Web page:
Delivering the Double WAMI
By Peggy Anne Salz, Mon Mar 21 08:30:00 GMT 2005

While major labels and operators debate who has the brand equity to sell mobile music, a few clever companies are quietly bringing technology to market that will ultimately allow artists to thumb their noses at the lot.

To hear the mobile operators tell it, sheer size is a prerequisite condition to marketing ringtones, downloads and related music services to the masses -- at least that was the message at a recent industry gathering of mobile and entertainment executives. There, Guy Laurence, Vodafone's consumer marketing director, argued operators (specifically Vodafone) have the clout to market content successfully: "We're so big that when we turn it on, we really turn it on." What content owner can claim the same?

Market muscle was also the root reason for the current revenue-sharing model, one that most content companies claim is a raw deal. An informal poll of executives identified the revenue share as a major obstacle to market growth. Laurence's response to that? "When we launched 3G, we put 21 billion pounds into it. If anyone wants to write me a check for a couple of billion, I'll be happy to alter the revenue share. No problem!"

The music labels weren't amused. "What really frightened me as a music person was hearing Vodafone really taking ownership of music retailing," commented Richard Huntingford, chief executive of the Chrysalis Group. "What do Vodafone know about selling music?"

"I think ... we need to take a much stronger position in how the whole market's packaging of music through mobile platforms takes place," Huntingford concluded. "If we leave it (to the operators), then we won't build the market as successfully as we would if we get it back and take control of it."

But should music labels -- or operators -- control music retail?

The answer from Jigsaw, a start-up with offices in the UK and Germany, is a resounding "NO!"

It used MIDEM to launch its global content management and delivery platform that effectively enables artists to sell their music directly to mobile users and collect payment via reverse SMS. This month, Jigsaw will be live in 25 countries, an achievement that makes it a new force in the mobile music market.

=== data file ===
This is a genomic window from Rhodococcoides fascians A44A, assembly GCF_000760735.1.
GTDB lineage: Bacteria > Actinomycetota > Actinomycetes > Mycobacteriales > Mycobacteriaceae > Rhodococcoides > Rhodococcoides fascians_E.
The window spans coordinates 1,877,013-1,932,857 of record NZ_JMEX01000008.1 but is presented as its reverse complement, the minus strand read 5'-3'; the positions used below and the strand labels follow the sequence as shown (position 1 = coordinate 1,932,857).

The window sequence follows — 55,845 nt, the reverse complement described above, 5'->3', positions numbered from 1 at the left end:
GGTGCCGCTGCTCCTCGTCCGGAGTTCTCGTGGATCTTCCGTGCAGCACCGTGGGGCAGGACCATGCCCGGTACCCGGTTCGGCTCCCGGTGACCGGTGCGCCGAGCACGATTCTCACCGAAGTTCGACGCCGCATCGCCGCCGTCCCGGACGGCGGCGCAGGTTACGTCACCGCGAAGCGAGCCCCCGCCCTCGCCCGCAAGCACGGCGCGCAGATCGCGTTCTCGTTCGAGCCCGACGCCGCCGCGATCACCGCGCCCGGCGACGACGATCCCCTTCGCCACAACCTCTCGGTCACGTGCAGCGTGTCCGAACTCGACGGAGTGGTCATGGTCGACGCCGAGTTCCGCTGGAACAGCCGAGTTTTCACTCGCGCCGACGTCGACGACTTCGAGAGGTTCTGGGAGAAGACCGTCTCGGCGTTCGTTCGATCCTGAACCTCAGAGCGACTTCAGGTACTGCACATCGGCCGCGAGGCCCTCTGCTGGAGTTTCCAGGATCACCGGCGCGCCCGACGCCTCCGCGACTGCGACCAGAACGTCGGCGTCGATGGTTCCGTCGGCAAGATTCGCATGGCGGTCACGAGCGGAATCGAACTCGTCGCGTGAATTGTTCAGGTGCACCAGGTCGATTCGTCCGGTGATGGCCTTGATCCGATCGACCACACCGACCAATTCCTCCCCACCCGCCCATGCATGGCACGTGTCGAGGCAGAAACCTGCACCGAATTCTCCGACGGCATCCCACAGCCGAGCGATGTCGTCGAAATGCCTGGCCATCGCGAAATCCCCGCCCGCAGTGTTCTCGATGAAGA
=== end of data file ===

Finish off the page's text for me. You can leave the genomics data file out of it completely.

Direct Sales

Jigsaw is a hosted service that lets artists directly sell mobile content through their Web sites. Artists can create any bundle of content they want and set their own prices via Jigsaw's management system, then include a line of code in their site that displays the relevant info. Users choose the content they want, then are billed via a reverse SMS that contains a PIN code they use to access and download the content on the site, and then they transfer it to their handset.

While the technology isn't earth-shattering, Jigsaw only takes a 10% commission and also rents low-cost short codes to make sure artists receive the lion's share of the revenues. The company also plans to bring a module to market this summer that will enable artists to "hack out a 30-second clip of any kind of music content" and deliver it as a real music ringtone across 25 countries, reveals Mark Bjornsgaard, a company managing director, as well as merchandising and concert ticketing applications.

Breaking a Monopoly

"It's all about consumer choice and artist empowerment," Bjornsgaard observes. Before there was a cartel of music labels that dictated what music would fly and what would flop, and a group of mobile operators that considered themselves "the self-appointed gatekeepers to mass exposure."

Today, he says, "that cartel is shaking in its boots." Bjornsgaard sees a new world order he refers to as the "World After the Music Industry," or WAMI. Artists who "WAMI" can use mobile technology to create a kind of post-modern marketplace where they can limit the role of middlemen.

At Germany's Fraunhofer Institute for Digital Media Technology this new world order also includes rewards for users who share content they buy with their friends.

Like Jigsaw, the PotatoSystem allows artists to create and sell content directly to fans from their Web sites. But users don't only purchase a music file -- they purchase the right to redistribute it to other fans. "Thus registered users become registered resellers," explains Juergen Nützel, CEO of, the company that developed and now distributes the PotatoSystem.

Resellers receive a commission for redistributing a music file. The split is 43% for the artist and 35% for resellers. In a typical scenario the first reseller would get 35% of the revenues for sending it to a friend. The second reseller would get 20% for passing it on and the original reseller would get a 15% cut. Finally, a third reseller would get 20% and the remaining 15% would be split between the first two resellers. The system allows three resellers to collect money.

A version is also in the works that will allow fans to do all this via a mobile phone. While services like Amazon recommend products, the PotatoSystem recommends people: it connects buyers to users with similar tastes in music.

Both platforms understand that mobility has changed how we buy and sell goods and services, particularly if we created the stuff in the first place. Their grassroots approach to commerce empowers artists to sell directly to users with minimal meddling from middlemen, putting the onus on operators to come up with their own free-trade content platforms -- or risk being relegated to a spectator's role.